Having your child admitted to hospital is a scary time for any parent. Often, one of the first questions they ask is ‘When can we go home?’ But as Amy Tyler, MD, discovered, there are many factors at play in the discharge process.
Dr. Tyler is assistant professor of pediatrics and director of quality for hospital medicine at Children’s Hospital Colorado. In 2011, she became one of the physician leads for a large, multidisciplinary initiative to improve hospital discharge preparedness.
“This was a natural project for me to be involved with,” she said. “I really wanted to make things better for patients and their families, but I’m also the sort of person who loves things to be efficient.”
Yet getting patients, their families and health care teams on the same page proved to be something of a challenge.
“After several hundred hours of process mapping we realized there was a large number of people involved in the discharge process,” Dr. Tyler said. “Many were working in silos. A physician might hold one key to discharging a patient but a social worker would hold another — the information was rarely shared across teams.”
There are many ways hospital discharges don’t go to plan, and all could lead to readmission at a later date.
“It’s not unusual for a patient with complex needs to find they can’t fill their prescription in their hometown,” Dr. Tyler explained. “Some families also struggle to schedule appointments with specialists, or find there are financial barriers to seeing their primary care physician.”
In order to tackle these problems and ensure every patient, and member of the care team, is prepared for discharge, Dr. Tyler and the team began to build a discharge readiness report in the electronic health record.
“The report allows us to track the discharge progress of every patient, every day,” Dr. Tyler said. “Now we can see and address all potential barriers to discharge.”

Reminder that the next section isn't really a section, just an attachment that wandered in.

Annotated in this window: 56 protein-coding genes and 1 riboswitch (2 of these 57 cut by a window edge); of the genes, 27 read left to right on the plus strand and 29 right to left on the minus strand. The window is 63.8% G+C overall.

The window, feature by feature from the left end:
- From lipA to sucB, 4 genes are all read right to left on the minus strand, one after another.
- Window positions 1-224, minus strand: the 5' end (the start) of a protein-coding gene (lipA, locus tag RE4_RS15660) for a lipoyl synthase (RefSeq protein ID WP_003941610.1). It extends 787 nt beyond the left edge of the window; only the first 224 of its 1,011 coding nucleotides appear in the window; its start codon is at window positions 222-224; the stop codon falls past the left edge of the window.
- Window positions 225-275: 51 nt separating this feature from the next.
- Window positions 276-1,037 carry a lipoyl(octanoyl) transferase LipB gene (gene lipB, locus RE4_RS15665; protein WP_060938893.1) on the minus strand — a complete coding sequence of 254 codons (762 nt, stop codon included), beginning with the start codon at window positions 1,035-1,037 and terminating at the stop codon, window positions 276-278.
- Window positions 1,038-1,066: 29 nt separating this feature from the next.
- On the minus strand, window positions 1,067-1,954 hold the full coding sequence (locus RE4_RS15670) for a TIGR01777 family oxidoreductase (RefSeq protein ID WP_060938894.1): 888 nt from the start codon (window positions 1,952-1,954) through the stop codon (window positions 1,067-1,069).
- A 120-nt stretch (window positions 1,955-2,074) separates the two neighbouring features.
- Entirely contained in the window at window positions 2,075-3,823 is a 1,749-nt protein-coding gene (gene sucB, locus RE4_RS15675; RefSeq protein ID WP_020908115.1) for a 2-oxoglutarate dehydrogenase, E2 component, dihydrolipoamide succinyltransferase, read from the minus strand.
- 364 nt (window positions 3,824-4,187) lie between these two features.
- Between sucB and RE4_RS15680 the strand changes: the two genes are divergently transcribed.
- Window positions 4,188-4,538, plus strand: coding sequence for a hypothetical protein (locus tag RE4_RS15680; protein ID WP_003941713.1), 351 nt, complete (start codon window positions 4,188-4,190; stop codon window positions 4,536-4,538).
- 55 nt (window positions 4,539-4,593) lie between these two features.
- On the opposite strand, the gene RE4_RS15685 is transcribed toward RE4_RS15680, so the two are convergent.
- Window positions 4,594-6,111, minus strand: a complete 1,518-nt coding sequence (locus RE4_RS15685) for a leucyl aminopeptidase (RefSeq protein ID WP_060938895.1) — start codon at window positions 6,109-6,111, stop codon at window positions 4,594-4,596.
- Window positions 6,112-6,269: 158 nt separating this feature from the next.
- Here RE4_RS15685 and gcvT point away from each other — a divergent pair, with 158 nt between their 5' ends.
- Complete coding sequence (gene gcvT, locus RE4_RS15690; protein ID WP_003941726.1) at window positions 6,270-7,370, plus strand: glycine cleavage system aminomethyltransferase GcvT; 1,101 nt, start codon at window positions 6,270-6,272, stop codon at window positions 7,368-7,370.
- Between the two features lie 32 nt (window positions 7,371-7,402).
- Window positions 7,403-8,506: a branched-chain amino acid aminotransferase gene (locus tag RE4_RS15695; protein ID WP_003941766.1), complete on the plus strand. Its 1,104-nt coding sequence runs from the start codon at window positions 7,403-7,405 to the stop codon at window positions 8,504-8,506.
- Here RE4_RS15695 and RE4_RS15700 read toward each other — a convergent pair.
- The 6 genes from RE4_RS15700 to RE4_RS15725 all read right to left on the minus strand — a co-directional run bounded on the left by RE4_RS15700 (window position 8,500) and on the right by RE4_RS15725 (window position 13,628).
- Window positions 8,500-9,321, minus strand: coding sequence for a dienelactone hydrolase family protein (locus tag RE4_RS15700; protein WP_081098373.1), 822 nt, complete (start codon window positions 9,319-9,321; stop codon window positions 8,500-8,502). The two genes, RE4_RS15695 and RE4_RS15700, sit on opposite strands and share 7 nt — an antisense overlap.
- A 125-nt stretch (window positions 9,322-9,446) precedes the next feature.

This new approach is having a real impact. For asthma patients, the team has cut the time to discharge after the patient is deemed ‘medically ready’ from eight to four hours. Another measure, tracking the number of patients who experience discharge-related care failures, fell from 30% to 5% for the target populations.
Jenny Reese, MD, director of inpatient medicine at Children’s Hospital Colorado, said that these results are in part due to Dr. Tyler’s tireless work to hone her skills as an expert in quality improvement and implementation science.
“Dr. Tyler approaches her work on discharge preparedness with dedication to rigorous quality improvement methodology,” Dr. Reese said. “She also ensures there are tools in place in Epic to support processes, and works with key stakeholders to drive compliance. It takes strong leadership skills and collaboration with multiple specialties to truly implement these changes. Despite frequent challenges, Dr. Tyler remains dedicated and tenacious in her work.”
After the initial success of the discharge preparedness project, Dr. Tyler wanted to find ways to empower families and help them take practical steps toward getting their children discharged from the hospital.
Her first initiative to develop a ‘keys to transition’ tool – a checklist that outlines everything a patient and their family have to accomplish before they can go home.
“This included things like how to fill their prescription, when to follow up with their family doctor and how to arrange transport home,” Dr. Tyler said. “We’ve had positive feedback, but we discovered the tool was most helpful when we spent more time discussing the discharge process with patients and their families.”
“Although we, as a health care team, need to start thinking about discharging a patient as soon as they’re admitted, we need to strike a balance as to when to give families that information. Before we plan any future interventions, we’re going to take some time to understand the family perspective in more detail.”
Dan Hyman, MD, chief quality and patient safety officer at Children’s Hospital Colorado, said he is grateful for Dr. Tyler’s efforts to improve the discharge process and the patient and family experience.
“We are fortunate to have people like Dr. Tyler focusing their scholarly efforts on leading improvement initiatives that directly benefit patients, especially while also informing colleagues at other institutions of the best practices for treating common acute pediatric illnesses,” he said. “Amy does a fantastic job leading these while also supporting our maintenance of certification, small grants program and inpatient quality program.”
Dr. Tyler said she is proud of what she and her team have achieved but is aware that future success relies upon sustained effort.
“We all have the same goal, to do the best for the patient and their family,” she said. “We managed to create a great tool to enable discussion; now we just have to keep having those conversations.”
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